Ultimately, the decision between a 2 or 5-year fixed rate mortgage will depend on your personal circumstances and financial goals. It’s always a good idea to speak to a professional mortgage advisor who can help you weigh up the pros and cons of each option and make an informed decision based on your individual needs.
There’s no one-size-fits-all answer whether someone should take a fixed or variable rate mortgage. In a frequently changing mortgage market, it can be an especially tough time to know which option is best. We look at some of the benefits to variable rate mortgages below.
Variable rates: Tracker rates, discount variable rates and standard variable rates
The benefits of a variable rate mortgage
Variable rate mortgages are useful because they can offer borrowers the opportunity to take advantage of changing interest rates and potentially save money. With a variable rate mortgage, the interest rate can fluctuate based on changes in the economy or the financial market, which means that the borrower’s monthly payments may increase or decrease over time.
In addition, variable rate mortgages typically offer more flexibility than fixed rate mortgages, as borrowers may be able to make additional payments or pay off their mortgage early without incurring penalties. This can be particularly useful for borrowers who expect to receive a windfall or who want to accelerate their repayment schedule.
The disadvantage of a variable rate mortgage
However, it’s important to note that variable rate mortgages also carry more risk than fixed rate mortgages, as borrowers may be exposed to rising interest rates that could increase their monthly payments. Borrowers should carefully consider their financial situation and their ability to manage potential changes in their mortgage payments before choosing a variable rate mortgage.
Is a tracker mortgage a good idea now?
There is an equilibrium point where a tracker would have been a better choice cost wise than choosing a fixed rate, and a borrower should analyse the cost comparison. It’s also essential to make sure you can cover the potential cost increases quickly, as we have seen how quickly rates have increased in the past.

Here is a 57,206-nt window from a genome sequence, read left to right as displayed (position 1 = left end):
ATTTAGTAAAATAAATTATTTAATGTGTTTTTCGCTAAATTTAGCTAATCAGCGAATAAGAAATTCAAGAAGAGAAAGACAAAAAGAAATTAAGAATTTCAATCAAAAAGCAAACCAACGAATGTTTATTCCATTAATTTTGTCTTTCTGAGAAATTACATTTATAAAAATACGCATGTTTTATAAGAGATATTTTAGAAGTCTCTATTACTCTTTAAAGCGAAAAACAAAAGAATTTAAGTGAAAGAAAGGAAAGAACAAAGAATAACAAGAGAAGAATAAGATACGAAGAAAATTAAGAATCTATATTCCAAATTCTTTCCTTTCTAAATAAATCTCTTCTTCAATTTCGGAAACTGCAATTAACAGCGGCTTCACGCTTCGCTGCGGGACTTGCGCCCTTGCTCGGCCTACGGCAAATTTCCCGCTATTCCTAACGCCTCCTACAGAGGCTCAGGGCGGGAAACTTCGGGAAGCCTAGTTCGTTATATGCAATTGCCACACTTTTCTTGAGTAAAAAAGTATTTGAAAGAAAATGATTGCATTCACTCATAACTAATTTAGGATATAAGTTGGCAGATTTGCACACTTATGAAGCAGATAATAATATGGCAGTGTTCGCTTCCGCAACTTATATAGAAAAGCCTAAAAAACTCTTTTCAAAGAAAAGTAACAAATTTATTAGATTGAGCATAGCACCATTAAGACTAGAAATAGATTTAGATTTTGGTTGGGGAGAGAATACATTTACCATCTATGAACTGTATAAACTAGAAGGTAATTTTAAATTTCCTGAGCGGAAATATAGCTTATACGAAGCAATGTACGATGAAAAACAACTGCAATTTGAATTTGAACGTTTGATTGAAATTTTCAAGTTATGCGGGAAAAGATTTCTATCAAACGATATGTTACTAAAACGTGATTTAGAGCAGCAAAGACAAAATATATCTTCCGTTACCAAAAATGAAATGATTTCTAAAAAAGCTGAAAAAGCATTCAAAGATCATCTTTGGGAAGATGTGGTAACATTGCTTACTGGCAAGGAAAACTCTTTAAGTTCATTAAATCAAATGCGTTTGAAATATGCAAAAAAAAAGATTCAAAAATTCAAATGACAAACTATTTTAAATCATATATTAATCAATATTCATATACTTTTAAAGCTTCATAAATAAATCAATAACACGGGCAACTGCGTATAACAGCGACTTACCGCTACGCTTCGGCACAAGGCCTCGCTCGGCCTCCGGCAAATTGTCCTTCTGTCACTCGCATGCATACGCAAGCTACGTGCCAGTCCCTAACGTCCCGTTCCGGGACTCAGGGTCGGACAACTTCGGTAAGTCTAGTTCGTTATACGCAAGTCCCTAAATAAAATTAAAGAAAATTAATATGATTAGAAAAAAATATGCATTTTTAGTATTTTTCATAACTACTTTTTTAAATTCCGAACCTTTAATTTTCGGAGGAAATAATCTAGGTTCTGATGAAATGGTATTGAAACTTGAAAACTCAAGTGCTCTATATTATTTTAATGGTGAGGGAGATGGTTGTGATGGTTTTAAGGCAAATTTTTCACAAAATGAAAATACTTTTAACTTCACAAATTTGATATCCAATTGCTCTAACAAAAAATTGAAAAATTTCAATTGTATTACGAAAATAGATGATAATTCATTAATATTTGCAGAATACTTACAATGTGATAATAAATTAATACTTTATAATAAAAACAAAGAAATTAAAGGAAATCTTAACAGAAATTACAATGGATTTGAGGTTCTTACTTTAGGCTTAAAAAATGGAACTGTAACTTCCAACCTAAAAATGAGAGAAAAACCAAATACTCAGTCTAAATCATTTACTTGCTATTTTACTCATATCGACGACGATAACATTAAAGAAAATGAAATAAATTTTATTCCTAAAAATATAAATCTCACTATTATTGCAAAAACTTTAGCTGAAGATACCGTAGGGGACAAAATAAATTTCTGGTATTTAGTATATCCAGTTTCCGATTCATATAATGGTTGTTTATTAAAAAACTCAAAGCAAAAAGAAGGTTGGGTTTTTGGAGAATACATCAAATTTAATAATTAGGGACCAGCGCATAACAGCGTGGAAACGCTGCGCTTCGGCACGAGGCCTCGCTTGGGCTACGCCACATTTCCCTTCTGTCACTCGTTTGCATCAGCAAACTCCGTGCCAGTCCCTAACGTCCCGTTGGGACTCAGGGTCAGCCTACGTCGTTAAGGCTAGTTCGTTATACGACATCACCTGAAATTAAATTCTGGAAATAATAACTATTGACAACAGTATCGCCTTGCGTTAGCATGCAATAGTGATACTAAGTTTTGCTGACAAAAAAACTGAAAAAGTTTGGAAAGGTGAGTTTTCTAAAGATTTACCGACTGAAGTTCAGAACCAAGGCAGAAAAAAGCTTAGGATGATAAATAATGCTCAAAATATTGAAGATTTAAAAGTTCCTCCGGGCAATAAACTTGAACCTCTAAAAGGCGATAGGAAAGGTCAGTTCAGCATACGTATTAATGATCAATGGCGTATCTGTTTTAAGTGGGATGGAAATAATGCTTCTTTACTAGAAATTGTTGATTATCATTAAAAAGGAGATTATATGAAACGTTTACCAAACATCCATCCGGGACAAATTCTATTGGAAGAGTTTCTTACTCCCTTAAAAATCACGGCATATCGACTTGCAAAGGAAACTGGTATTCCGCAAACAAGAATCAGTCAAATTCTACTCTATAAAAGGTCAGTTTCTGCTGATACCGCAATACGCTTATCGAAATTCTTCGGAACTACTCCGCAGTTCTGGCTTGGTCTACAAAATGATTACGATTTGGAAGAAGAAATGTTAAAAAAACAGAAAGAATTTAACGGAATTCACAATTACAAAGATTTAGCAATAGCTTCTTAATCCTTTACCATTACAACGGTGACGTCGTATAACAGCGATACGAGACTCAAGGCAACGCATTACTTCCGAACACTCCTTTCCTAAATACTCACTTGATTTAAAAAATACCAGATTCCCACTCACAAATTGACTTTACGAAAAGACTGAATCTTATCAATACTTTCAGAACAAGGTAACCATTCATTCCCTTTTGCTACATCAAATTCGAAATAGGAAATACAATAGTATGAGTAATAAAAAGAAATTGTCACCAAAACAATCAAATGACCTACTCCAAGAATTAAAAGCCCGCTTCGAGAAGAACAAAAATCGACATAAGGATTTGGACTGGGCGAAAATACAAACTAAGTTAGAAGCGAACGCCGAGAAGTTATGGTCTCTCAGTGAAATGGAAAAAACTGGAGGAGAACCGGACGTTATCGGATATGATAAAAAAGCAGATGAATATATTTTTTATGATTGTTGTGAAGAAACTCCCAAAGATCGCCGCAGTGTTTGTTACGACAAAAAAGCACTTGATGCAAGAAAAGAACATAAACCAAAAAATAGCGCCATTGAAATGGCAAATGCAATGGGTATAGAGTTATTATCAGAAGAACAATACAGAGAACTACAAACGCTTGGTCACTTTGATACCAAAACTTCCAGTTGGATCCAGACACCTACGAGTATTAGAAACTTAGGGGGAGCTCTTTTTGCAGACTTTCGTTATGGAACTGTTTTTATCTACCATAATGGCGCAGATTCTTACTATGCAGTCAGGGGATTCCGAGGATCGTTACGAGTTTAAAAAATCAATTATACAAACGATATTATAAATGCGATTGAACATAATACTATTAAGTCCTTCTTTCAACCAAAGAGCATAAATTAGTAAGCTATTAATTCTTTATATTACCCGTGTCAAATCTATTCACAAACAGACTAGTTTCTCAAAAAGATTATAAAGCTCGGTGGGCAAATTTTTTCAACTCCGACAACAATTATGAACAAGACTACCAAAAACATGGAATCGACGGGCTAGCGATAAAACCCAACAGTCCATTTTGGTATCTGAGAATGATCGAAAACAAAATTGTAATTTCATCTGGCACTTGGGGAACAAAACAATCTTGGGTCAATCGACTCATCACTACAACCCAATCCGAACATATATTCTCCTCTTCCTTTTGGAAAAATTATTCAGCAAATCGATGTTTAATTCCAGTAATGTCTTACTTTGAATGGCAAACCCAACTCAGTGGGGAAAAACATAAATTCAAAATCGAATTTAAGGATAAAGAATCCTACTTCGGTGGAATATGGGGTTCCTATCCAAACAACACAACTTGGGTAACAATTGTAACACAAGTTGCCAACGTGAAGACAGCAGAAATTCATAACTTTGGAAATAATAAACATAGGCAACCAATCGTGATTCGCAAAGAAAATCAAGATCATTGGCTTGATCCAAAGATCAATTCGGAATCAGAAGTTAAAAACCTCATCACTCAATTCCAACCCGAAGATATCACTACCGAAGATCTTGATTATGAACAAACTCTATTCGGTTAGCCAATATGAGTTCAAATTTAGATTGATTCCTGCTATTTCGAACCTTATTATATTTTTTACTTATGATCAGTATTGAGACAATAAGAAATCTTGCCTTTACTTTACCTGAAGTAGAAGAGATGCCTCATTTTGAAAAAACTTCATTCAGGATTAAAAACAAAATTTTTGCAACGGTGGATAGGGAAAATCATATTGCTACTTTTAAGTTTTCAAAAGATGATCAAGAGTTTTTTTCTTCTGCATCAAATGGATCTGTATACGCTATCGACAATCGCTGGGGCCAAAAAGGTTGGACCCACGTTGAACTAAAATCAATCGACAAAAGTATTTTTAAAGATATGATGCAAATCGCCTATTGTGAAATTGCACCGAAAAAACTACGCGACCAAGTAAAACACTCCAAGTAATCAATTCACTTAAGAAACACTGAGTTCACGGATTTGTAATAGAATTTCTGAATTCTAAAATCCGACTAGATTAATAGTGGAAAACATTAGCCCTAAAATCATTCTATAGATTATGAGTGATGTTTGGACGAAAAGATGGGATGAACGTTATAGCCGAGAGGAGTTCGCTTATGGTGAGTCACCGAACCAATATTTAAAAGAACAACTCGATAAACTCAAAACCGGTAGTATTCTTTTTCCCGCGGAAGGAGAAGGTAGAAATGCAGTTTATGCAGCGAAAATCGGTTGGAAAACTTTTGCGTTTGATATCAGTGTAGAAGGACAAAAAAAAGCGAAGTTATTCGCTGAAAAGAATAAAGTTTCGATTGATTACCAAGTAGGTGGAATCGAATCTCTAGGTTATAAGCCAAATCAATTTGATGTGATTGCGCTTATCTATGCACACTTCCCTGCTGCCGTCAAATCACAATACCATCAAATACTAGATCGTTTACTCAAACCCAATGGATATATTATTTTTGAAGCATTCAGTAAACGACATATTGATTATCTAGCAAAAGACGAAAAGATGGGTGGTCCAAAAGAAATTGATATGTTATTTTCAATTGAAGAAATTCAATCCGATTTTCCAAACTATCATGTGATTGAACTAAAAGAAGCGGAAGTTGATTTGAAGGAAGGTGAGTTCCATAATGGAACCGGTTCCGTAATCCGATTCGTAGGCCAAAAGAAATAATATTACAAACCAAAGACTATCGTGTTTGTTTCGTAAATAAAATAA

Discount variable rates
Discount variable rates are often forgotten as another variable rate option, mostly available from many building societies. This might be a less volatile option than a tracker rate as lenders don’t always pass on increases to the base rate onto their standard variable rate.
So, should you fix your mortgage? Ultimately, the decision will depend on your individual circumstances and your appetite for risk. In short, if you want predictable repayments and protection against interest rate rises, fixing your mortgage could be a good option. There are pros and cons to fixing for 2-, 3-, 5- and 10-years. Likewise, if you’re looking for flexibility and lower initial costs, a variable-rate mortgage may be more suitable.
If you’re still unsure, it’s always a good idea to speak to a professional mortgage advisor who can help you make an informed decision. Whatever you decide, remember that your mortgage is a long-term commitment, so it’s important to choose the option that’s right for you.
Please remember that your home may be repossessed if you do not keep up repayments on your mortgage.